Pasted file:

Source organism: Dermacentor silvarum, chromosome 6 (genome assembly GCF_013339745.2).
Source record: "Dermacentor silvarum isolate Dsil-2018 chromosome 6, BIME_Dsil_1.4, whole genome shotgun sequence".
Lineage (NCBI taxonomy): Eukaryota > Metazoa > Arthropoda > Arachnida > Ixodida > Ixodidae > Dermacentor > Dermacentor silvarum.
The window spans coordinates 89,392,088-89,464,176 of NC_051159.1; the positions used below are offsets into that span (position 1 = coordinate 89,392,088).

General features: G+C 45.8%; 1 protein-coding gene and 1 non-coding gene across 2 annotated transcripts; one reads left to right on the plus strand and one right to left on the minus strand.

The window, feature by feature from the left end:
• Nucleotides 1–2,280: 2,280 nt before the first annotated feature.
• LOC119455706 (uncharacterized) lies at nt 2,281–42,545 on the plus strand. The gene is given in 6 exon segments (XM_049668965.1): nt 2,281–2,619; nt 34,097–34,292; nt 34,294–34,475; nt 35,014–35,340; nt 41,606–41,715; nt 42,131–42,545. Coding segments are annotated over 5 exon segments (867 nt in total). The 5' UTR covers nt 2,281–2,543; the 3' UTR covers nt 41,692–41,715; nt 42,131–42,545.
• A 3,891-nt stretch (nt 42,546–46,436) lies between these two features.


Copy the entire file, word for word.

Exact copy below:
Source organism: Dermacentor silvarum, chromosome 6 (genome assembly GCF_013339745.2).
Source record: "Dermacentor silvarum isolate Dsil-2018 chromosome 6, BIME_Dsil_1.4, whole genome shotgun sequence".
Lineage (NCBI taxonomy): Eukaryota > Metazoa > Arthropoda > Arachnida > Ixodida > Ixodidae > Dermacentor > Dermacentor silvarum.
The window spans coordinates 89,392,088-89,464,176 of NC_051159.1; the positions used below are offsets into that span (position 1 = coordinate 89,392,088).

General features: G+C 45.8%; 1 protein-coding gene and 1 non-coding gene across 2 annotated transcripts; one reads left to right on the plus strand and one right to left on the minus strand.

The window, feature by feature from the left end:
• Nucleotides 1–2,280: 2,280 nt before the first annotated feature.
• LOC119455706 (uncharacterized) lies at nt 2,281–42,545 on the plus strand. The gene is given in 6 exon segments (XM_049668965.1): nt 2,281–2,619; nt 34,097–34,292; nt 34,294–34,475; nt 35,014–35,340; nt 41,606–41,715; nt 42,131–42,545. Coding segments are annotated over 5 exon segments (867 nt in total). The 5' UTR covers nt 2,281–2,543; the 3' UTR covers nt 41,692–41,715; nt 42,131–42,545.
• A 3,891-nt stretch (nt 42,546–46,436) lies between these two features.